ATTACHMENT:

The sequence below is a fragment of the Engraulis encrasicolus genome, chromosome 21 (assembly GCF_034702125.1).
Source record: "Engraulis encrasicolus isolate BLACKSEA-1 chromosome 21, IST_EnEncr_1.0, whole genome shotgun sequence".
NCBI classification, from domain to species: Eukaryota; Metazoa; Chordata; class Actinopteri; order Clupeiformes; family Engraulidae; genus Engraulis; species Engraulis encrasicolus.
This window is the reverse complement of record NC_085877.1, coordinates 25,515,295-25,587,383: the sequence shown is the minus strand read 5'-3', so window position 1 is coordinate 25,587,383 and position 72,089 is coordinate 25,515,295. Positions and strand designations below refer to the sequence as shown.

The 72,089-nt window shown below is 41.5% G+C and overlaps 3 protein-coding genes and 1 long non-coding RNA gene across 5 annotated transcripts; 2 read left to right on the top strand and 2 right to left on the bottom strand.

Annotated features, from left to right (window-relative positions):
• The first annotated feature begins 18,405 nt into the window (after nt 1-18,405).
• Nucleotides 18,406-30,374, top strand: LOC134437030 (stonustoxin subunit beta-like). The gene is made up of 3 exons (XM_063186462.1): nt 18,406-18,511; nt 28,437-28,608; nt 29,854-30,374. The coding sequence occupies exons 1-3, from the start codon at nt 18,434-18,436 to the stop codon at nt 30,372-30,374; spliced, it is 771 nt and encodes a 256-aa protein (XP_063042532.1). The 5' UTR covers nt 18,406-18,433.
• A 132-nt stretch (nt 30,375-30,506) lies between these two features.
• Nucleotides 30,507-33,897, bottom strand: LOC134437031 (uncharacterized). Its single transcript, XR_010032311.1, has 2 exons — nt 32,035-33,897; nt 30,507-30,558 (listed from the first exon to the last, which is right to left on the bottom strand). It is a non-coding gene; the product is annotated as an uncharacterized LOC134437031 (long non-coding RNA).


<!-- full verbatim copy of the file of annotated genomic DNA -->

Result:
The sequence below is a fragment of the Engraulis encrasicolus genome, chromosome 21 (assembly GCF_034702125.1).
Source record: "Engraulis encrasicolus isolate BLACKSEA-1 chromosome 21, IST_EnEncr_1.0, whole genome shotgun sequence".
NCBI classification, from domain to species: Eukaryota; Metazoa; Chordata; class Actinopteri; order Clupeiformes; family Engraulidae; genus Engraulis; species Engraulis encrasicolus.
This window is the reverse complement of record NC_085877.1, coordinates 25,515,295-25,587,383: the sequence shown is the minus strand read 5'-3', so window position 1 is coordinate 25,587,383 and position 72,089 is coordinate 25,515,295. Positions and strand designations below refer to the sequence as shown.

The 72,089-nt window shown below is 41.5% G+C and overlaps 3 protein-coding genes and 1 long non-coding RNA gene across 5 annotated transcripts; 2 read left to right on the top strand and 2 right to left on the bottom strand.

Annotated features, from left to right (window-relative positions):
• The first annotated feature begins 18,405 nt into the window (after nt 1-18,405).
• Nucleotides 18,406-30,374, top strand: LOC134437030 (stonustoxin subunit beta-like). The gene is made up of 3 exons (XM_063186462.1): nt 18,406-18,511; nt 28,437-28,608; nt 29,854-30,374. The coding sequence occupies exons 1-3, from the start codon at nt 18,434-18,436 to the stop codon at nt 30,372-30,374; spliced, it is 771 nt and encodes a 256-aa protein (XP_063042532.1). The 5' UTR covers nt 18,406-18,433.
• A 132-nt stretch (nt 30,375-30,506) lies between these two features.
• Nucleotides 30,507-33,897, bottom strand: LOC134437031 (uncharacterized). Its single transcript, XR_010032311.1, has 2 exons — nt 32,035-33,897; nt 30,507-30,558 (listed from the first exon to the last, which is right to left on the bottom strand). It is a non-coding gene; the product is annotated as an uncharacterized LOC134437031 (long non-coding RNA).